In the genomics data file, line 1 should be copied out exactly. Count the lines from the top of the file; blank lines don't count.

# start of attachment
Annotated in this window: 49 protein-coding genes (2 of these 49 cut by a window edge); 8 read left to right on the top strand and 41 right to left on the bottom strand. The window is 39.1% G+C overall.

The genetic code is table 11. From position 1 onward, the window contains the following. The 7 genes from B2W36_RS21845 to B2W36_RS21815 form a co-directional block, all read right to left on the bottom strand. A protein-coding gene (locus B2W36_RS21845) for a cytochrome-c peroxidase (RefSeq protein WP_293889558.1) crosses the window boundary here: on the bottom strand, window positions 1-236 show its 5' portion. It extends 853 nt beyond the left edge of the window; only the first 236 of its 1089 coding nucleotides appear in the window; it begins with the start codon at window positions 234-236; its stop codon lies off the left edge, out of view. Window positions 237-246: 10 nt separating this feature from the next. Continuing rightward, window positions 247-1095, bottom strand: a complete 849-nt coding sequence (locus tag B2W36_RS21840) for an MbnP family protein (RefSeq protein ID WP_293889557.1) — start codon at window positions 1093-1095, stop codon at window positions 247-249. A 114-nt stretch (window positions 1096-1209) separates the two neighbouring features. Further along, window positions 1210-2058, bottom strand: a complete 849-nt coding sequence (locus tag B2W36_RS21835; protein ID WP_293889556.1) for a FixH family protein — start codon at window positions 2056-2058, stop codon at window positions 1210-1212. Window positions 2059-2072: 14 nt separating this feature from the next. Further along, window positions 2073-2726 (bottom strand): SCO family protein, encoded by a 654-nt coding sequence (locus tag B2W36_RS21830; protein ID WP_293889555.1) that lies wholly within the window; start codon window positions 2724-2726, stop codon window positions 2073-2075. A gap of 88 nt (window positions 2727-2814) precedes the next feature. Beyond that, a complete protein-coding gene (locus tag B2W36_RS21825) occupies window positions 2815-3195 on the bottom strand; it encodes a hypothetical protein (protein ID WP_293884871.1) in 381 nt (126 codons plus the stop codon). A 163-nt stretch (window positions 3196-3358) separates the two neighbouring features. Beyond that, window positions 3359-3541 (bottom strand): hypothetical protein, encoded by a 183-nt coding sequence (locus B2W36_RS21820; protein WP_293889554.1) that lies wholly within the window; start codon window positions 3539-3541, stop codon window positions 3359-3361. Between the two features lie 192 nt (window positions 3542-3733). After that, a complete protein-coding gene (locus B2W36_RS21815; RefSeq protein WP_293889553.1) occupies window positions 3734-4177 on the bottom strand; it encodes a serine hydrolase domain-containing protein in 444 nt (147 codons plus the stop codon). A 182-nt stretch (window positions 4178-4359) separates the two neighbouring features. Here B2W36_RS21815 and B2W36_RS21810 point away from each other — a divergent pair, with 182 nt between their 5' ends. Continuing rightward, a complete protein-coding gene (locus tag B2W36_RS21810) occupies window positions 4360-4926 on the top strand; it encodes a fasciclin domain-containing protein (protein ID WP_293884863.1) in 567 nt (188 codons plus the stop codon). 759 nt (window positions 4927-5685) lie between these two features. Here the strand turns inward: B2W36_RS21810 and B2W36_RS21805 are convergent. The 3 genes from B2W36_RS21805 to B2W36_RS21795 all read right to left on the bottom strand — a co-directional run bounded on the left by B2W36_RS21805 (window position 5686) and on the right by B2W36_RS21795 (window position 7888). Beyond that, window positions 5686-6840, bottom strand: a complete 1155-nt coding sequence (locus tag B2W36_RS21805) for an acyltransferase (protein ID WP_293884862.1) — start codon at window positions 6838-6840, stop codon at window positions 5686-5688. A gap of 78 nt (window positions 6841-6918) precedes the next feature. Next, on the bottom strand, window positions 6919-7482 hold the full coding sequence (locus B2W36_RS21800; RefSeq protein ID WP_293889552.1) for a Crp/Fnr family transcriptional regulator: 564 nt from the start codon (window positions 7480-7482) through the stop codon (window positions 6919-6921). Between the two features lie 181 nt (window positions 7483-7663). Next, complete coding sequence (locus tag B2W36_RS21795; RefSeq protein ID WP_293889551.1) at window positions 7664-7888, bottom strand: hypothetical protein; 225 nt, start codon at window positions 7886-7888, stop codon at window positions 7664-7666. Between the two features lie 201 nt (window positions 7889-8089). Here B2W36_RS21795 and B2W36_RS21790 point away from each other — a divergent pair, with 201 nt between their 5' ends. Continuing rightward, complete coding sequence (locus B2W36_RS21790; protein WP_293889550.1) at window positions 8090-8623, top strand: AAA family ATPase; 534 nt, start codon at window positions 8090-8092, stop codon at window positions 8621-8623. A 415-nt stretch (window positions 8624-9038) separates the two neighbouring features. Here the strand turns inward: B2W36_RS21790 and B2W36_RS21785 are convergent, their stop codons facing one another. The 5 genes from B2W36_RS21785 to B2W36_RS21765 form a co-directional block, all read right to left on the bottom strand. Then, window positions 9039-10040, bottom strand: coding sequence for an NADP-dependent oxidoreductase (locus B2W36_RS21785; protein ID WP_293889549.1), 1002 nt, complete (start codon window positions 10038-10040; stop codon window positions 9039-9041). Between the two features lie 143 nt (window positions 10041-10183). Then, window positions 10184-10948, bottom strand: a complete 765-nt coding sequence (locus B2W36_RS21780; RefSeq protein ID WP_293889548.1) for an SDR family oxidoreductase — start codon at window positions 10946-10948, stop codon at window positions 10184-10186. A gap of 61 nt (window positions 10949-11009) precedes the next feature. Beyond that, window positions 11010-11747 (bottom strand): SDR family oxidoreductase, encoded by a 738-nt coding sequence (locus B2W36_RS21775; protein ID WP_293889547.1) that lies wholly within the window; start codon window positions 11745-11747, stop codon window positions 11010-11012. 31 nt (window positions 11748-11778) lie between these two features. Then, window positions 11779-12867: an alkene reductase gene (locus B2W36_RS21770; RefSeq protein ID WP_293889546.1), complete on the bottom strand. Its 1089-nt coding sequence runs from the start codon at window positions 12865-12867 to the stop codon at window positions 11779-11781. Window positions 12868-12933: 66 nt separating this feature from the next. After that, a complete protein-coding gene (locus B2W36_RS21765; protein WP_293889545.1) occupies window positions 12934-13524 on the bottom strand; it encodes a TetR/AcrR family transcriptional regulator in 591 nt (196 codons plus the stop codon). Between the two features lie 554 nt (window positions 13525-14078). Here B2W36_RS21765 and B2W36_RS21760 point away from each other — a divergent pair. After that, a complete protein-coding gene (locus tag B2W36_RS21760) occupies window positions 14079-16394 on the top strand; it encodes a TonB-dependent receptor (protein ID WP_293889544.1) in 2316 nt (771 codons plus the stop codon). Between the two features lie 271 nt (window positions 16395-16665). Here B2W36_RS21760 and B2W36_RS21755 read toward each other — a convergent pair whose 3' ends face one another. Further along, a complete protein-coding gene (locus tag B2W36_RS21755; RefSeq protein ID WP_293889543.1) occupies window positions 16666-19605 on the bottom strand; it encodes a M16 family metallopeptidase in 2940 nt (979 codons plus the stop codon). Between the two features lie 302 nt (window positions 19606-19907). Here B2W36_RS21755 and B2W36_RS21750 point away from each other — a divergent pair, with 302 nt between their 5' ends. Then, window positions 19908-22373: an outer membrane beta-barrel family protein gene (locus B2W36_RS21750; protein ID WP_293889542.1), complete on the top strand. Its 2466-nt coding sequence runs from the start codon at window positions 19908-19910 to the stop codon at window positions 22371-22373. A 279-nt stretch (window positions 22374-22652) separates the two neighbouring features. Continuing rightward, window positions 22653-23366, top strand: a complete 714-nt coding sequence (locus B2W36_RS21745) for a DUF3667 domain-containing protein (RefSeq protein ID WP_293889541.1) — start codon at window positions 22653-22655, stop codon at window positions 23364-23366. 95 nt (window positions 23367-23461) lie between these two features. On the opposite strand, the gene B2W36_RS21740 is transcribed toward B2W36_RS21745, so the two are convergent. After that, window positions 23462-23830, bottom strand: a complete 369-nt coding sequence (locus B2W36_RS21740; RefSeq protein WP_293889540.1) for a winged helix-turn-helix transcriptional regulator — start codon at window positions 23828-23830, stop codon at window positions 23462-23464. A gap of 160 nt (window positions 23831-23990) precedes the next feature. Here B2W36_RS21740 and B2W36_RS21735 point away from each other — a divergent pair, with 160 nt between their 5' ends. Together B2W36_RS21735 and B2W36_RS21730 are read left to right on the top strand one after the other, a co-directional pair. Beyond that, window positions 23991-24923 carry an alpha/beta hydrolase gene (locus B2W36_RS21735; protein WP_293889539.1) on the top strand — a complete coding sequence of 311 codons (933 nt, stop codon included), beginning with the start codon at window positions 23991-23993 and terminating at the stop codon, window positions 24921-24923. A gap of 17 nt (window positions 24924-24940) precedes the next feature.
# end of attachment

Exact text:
Annotated in this window: 49 protein-coding genes (2 of these 49 cut by a window edge); 8 read left to right on the top strand and 41 right to left on the bottom strand. The window is 39.1% G+C overall.